Aperture – “ap-er-ture”
- An opening, hole or gap.
- A space through which light passes in an optical or photographic instrument, esp. the variable opening by which light enters a camera.
What is aperture?
Aperture in both amateur/professional photography and videography is simply the hole in the camera lens which allows light to pass though to reach the camera’s sensor or film stock. This hole can be controlled to vary the amount of light entering the camera, and thus (along with shutter speed) allowing you to control the exposure of an image.
The size of this hole is measured in f-stops – which stands for focal ratio. You do not need to get bogged down in all the maths and history behind how and why we call them “f numbers”, but you just need to know what people are talking about when they say “oh, yeah, that shot was an f/8 dude” or “if you shot it wider than f-6 you would have been able to freeze the action better man”…
In fact, as you can see above, you can write the f value in different ways – f/6, f-6, f6. It is up to you, but I prefer to write it f/NUMBER as that is the more traditional way it was written, and it helps you understand the backwards thinking needed to understand that large is small, and small is large… confused yet?!
Understanding what the f number means for a lens
If you think of the f number as f/NUMBER it is a fraction and therefore, the larger the denominator, the small the fraction. A small aperture value, say f/2 = ½ is larger in size than f/16 = 1/16. So if you take this principle into photography and lenses, the larger the f number gets, the smaller the value gets, and so the small the hole gets. A lens set at f/2 has a larger opening than a lens set at f/16. This can be seen in the graphic below:
When you buy lenses, they will always provide an aperture value. This is the smallest value that the lens can be set at, and if you work out from the image above – the widest open that it can be, which will allow the most amount of light though the lens.
In terms of lens design, the wider a lens can “open” the more light it can get through to the camera, and so less time is needed to take a correct exposure. This is also known as the speed of the lens. If you have a fast lens, your f number will be low, such as f/1.4, f/1.8.
Aperture size and its effect on exposure
If you have a constant shutter speed and static ISO value – as you close up the lens aperture the amount of light entering the camera is reduced. This is the same as being in room with only light coming in from an open door. Start to close the door and the light level in the room drops. What was a lit room is then becomes darker and darker.
Using this principle and the graphic below, you should be able to understand this as a basic rule for controlling your exposure.
Aperture size and its effect on depth of field
Depth of field is the distance between the nearest and farthest objects in your scene which appear acceptably sharp. When taking landscape images, it would be advisable to maximise the depth of field so every aspect from your foreground interest to the horizon is sharp and in focus. When taking portraits it is advisable to have a low depth of field, which will have your subject in focus and sharp, and the surrounding background out of focus and in blur. The primary control of this aspect in photography is by varying the aperture value. A lens with a low f-stop value (i.e. f/1.8) which is wide open will give you a shallow depth of field – so your focal plane will be limited from anything from a few centimetres to a couple of metres (this is also dependant on your distance to your object in focus). Increase the aperture value to around f/16 and the depth of field will increase – objects which appeared out of focus in your previous image will now be more sharp and in focus.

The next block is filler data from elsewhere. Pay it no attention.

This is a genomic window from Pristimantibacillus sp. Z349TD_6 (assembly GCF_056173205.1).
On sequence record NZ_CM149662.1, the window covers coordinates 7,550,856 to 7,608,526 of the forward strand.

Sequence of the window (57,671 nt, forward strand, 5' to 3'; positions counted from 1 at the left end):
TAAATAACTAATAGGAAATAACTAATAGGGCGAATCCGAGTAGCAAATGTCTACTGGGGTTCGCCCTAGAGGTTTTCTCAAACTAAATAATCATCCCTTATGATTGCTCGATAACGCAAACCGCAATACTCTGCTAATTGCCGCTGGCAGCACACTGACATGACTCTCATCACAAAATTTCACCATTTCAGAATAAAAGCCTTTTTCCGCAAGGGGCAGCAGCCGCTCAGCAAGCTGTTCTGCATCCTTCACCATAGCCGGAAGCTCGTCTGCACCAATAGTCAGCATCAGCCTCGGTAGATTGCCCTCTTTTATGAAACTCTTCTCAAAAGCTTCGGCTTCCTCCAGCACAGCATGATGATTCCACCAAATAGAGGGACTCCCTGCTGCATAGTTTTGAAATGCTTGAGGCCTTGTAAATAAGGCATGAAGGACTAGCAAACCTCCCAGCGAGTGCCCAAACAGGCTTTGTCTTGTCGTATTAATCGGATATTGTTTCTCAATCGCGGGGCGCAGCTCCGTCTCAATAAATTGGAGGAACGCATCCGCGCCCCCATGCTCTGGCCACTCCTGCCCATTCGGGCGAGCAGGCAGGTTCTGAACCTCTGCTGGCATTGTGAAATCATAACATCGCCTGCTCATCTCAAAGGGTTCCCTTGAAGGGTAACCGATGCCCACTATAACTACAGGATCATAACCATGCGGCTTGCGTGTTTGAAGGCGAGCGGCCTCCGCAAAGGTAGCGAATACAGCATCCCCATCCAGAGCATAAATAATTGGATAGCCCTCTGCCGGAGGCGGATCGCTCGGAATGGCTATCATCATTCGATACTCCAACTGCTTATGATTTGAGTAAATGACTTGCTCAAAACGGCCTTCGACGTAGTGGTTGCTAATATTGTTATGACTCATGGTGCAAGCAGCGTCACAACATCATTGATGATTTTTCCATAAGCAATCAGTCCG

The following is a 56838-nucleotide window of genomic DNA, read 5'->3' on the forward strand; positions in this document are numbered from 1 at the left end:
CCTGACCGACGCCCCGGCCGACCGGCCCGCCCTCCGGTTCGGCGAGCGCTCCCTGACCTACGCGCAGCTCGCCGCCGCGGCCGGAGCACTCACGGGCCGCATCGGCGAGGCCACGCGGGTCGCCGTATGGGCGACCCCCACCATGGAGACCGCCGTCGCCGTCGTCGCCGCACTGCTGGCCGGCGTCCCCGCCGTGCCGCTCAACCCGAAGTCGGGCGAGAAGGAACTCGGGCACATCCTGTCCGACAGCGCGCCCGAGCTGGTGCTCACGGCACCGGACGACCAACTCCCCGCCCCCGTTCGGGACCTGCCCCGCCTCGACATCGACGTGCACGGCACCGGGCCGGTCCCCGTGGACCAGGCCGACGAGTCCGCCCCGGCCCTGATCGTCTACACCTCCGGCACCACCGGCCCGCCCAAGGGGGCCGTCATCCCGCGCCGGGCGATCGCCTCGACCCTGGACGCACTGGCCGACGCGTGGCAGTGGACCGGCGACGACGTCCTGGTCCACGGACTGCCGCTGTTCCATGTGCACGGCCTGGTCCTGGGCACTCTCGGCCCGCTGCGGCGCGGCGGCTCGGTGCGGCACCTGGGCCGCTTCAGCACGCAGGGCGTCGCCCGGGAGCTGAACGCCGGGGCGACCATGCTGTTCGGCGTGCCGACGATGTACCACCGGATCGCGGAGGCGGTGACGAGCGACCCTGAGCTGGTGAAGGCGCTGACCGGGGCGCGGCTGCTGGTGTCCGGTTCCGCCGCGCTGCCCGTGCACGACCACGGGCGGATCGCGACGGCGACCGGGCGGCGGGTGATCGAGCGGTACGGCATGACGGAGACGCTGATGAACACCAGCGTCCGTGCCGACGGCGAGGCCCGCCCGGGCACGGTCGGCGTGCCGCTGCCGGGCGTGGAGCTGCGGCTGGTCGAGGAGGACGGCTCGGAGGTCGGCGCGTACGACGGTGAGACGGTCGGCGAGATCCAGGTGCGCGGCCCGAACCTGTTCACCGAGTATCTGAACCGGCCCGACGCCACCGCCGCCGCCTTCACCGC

How it controls sharpness
As mentioned above, the depth of field is the distance between two objects in your scene which appear in focus. Objects which are in focus are considered to be sharp. You would think that if you wanted everything to be sharp you would set your lens to its maximum aperture value. However, as you reduce your aperture size, i.e. the hole in which the light can pass you will eventually get to a size which will stop producing a sharp image and in fact start making the whole image “soft”. This is due to a phenomenon within the lens as the light passed through the ever reducing hole it starts to spread due to diffraction. The light rays are no longer travelling straight and start to spread. Unless a high aperture is needed, it is best to not go further than about f/16.
How it controls “blurriness” or bokah
The out of focus area of your image, outside the depth of field area is the “blurry bit”. This blur can in fact have a shape to it, and depending on your aperture shape it can change in character and appearance. This “shape” of blurriness is known as bokeh (definition coming soon!). Any point of light which lies within the out-of-focus area will take on the shape of your aperture hole. More expensive lenses have aperture holes which appear round at most values. But cheaper lenses have less diaphragms making up the iris, and the hole is in fact polygon in shape. This principle can been seen in the following image which was taken by one of our Manchester based photographer – which shows out of focus fairy lights in the same shape as my aperture hole which is made up of 5 diaphragm elements